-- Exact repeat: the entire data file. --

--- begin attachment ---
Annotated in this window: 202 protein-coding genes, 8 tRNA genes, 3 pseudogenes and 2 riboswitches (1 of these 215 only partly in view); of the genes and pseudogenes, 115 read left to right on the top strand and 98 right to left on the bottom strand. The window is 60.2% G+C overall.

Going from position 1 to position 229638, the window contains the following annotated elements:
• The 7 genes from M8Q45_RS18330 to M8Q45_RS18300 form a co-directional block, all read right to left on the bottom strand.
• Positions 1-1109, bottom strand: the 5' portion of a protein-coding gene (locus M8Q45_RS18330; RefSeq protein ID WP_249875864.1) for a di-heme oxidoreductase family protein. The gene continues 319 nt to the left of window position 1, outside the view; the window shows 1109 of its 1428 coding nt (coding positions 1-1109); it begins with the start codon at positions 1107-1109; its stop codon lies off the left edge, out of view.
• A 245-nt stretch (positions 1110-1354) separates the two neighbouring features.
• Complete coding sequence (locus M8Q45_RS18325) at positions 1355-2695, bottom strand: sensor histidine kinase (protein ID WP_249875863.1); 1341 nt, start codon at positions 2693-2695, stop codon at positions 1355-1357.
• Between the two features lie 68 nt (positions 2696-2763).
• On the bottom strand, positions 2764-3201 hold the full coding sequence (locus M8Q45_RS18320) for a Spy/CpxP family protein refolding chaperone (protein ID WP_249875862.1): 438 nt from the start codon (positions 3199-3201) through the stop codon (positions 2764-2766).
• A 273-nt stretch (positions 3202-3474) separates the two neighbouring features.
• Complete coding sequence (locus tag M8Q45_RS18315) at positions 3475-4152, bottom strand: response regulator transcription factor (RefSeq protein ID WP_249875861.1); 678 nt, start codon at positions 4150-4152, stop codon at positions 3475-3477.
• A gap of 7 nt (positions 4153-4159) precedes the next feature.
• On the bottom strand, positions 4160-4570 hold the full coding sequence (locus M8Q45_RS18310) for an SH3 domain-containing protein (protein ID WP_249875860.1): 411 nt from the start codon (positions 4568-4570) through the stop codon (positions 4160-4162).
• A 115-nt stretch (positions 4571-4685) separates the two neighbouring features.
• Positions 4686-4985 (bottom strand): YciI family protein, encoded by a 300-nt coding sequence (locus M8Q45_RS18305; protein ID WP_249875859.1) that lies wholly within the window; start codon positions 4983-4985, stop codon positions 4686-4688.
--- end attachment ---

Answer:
Annotated in this window: 202 protein-coding genes, 8 tRNA genes, 3 pseudogenes and 2 riboswitches (1 of these 215 only partly in view); of the genes and pseudogenes, 115 read left to right on the top strand and 98 right to left on the bottom strand. The window is 60.2% G+C overall.

Going from position 1 to position 229638, the window contains the following annotated elements:
• The 7 genes from M8Q45_RS18330 to M8Q45_RS18300 form a co-directional block, all read right to left on the bottom strand.
• Positions 1-1109, bottom strand: the 5' portion of a protein-coding gene (locus M8Q45_RS18330; RefSeq protein ID WP_249875864.1) for a di-heme oxidoreductase family protein. The gene continues 319 nt to the left of window position 1, outside the view; the window shows 1109 of its 1428 coding nt (coding positions 1-1109); it begins with the start codon at positions 1107-1109; its stop codon lies off the left edge, out of view.
• A 245-nt stretch (positions 1110-1354) separates the two neighbouring features.
• Complete coding sequence (locus M8Q45_RS18325) at positions 1355-2695, bottom strand: sensor histidine kinase (protein ID WP_249875863.1); 1341 nt, start codon at positions 2693-2695, stop codon at positions 1355-1357.
• Between the two features lie 68 nt (positions 2696-2763).
• On the bottom strand, positions 2764-3201 hold the full coding sequence (locus M8Q45_RS18320) for a Spy/CpxP family protein refolding chaperone (protein ID WP_249875862.1): 438 nt from the start codon (positions 3199-3201) through the stop codon (positions 2764-2766).
• A 273-nt stretch (positions 3202-3474) separates the two neighbouring features.
• Complete coding sequence (locus tag M8Q45_RS18315) at positions 3475-4152, bottom strand: response regulator transcription factor (RefSeq protein ID WP_249875861.1); 678 nt, start codon at positions 4150-4152, stop codon at positions 3475-3477.
• A gap of 7 nt (positions 4153-4159) precedes the next feature.
• On the bottom strand, positions 4160-4570 hold the full coding sequence (locus M8Q45_RS18310) for an SH3 domain-containing protein (protein ID WP_249875860.1): 411 nt from the start codon (positions 4568-4570) through the stop codon (positions 4160-4162).
• A 115-nt stretch (positions 4571-4685) separates the two neighbouring features.
• Positions 4686-4985 (bottom strand): YciI family protein, encoded by a 300-nt coding sequence (locus M8Q45_RS18305; protein ID WP_249875859.1) that lies wholly within the window; start codon positions 4983-4985, stop codon positions 4686-4688.